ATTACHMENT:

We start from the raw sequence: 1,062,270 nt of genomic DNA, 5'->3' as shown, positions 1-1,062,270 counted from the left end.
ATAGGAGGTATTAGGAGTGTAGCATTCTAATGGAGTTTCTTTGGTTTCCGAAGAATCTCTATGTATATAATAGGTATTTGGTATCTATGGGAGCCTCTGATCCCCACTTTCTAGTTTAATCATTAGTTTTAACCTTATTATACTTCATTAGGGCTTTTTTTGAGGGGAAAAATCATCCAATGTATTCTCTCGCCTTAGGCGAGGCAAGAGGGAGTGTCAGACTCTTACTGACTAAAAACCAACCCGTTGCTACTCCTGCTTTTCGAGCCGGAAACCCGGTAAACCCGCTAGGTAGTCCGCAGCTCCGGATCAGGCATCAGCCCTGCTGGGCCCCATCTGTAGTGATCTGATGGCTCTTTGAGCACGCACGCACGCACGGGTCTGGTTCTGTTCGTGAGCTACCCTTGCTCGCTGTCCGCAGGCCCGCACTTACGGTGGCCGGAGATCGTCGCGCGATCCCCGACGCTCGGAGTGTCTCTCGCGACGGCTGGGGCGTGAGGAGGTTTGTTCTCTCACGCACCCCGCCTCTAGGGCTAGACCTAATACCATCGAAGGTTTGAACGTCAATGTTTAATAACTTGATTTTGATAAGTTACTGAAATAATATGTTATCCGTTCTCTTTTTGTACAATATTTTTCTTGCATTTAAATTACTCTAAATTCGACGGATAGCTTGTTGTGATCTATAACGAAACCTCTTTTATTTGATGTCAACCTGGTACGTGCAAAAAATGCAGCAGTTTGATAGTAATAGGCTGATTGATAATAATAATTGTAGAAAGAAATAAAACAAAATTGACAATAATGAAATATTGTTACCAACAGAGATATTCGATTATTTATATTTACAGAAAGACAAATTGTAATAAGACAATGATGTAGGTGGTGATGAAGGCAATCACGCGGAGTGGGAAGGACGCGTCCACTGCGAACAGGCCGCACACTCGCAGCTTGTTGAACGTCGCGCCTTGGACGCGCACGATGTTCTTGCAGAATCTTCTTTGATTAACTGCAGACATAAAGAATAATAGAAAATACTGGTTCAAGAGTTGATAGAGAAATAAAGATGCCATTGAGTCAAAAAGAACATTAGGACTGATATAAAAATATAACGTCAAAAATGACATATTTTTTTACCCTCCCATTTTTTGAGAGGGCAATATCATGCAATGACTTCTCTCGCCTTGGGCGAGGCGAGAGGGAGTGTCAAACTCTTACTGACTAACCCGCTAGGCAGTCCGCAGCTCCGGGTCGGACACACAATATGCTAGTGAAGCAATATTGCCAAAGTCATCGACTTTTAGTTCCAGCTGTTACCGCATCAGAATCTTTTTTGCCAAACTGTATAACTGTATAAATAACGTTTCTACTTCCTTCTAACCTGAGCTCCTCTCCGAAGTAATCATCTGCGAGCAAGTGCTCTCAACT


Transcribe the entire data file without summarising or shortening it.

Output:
We start from the raw sequence: 1,062,270 nt of genomic DNA, 5'->3' as shown, positions 1-1,062,270 counted from the left end.
ATAGGAGGTATTAGGAGTGTAGCATTCTAATGGAGTTTCTTTGGTTTCCGAAGAATCTCTATGTATATAATAGGTATTTGGTATCTATGGGAGCCTCTGATCCCCACTTTCTAGTTTAATCATTAGTTTTAACCTTATTATACTTCATTAGGGCTTTTTTTGAGGGGAAAAATCATCCAATGTATTCTCTCGCCTTAGGCGAGGCAAGAGGGAGTGTCAGACTCTTACTGACTAAAAACCAACCCGTTGCTACTCCTGCTTTTCGAGCCGGAAACCCGGTAAACCCGCTAGGTAGTCCGCAGCTCCGGATCAGGCATCAGCCCTGCTGGGCCCCATCTGTAGTGATCTGATGGCTCTTTGAGCACGCACGCACGCACGGGTCTGGTTCTGTTCGTGAGCTACCCTTGCTCGCTGTCCGCAGGCCCGCACTTACGGTGGCCGGAGATCGTCGCGCGATCCCCGACGCTCGGAGTGTCTCTCGCGACGGCTGGGGCGTGAGGAGGTTTGTTCTCTCACGCACCCCGCCTCTAGGGCTAGACCTAATACCATCGAAGGTTTGAACGTCAATGTTTAATAACTTGATTTTGATAAGTTACTGAAATAATATGTTATCCGTTCTCTTTTTGTACAATATTTTTCTTGCATTTAAATTACTCTAAATTCGACGGATAGCTTGTTGTGATCTATAACGAAACCTCTTTTATTTGATGTCAACCTGGTACGTGCAAAAAATGCAGCAGTTTGATAGTAATAGGCTGATTGATAATAATAATTGTAGAAAGAAATAAAACAAAATTGACAATAATGAAATATTGTTACCAACAGAGATATTCGATTATTTATATTTACAGAAAGACAAATTGTAATAAGACAATGATGTAGGTGGTGATGAAGGCAATCACGCGGAGTGGGAAGGACGCGTCCACTGCGAACAGGCCGCACACTCGCAGCTTGTTGAACGTCGCGCCTTGGACGCGCACGATGTTCTTGCAGAATCTTCTTTGATTAACTGCAGACATAAAGAATAATAGAAAATACTGGTTCAAGAGTTGATAGAGAAATAAAGATGCCATTGAGTCAAAAAGAACATTAGGACTGATATAAAAATATAACGTCAAAAATGACATATTTTTTTACCCTCCCATTTTTTGAGAGGGCAATATCATGCAATGACTTCTCTCGCCTTGGGCGAGGCGAGAGGGAGTGTCAAACTCTTACTGACTAACCCGCTAGGCAGTCCGCAGCTCCGGGTCGGACACACAATATGCTAGTGAAGCAATATTGCCAAAGTCATCGACTTTTAGTTCCAGCTGTTACCGCATCAGAATCTTTTTTGCCAAACTGTATAACTGTATAAATAACGTTTCTACTTCCTTCTAACCTGAGCTCCTCTCCGAAGTAATCATCTGCGAGCAAGTGCTCTCAACT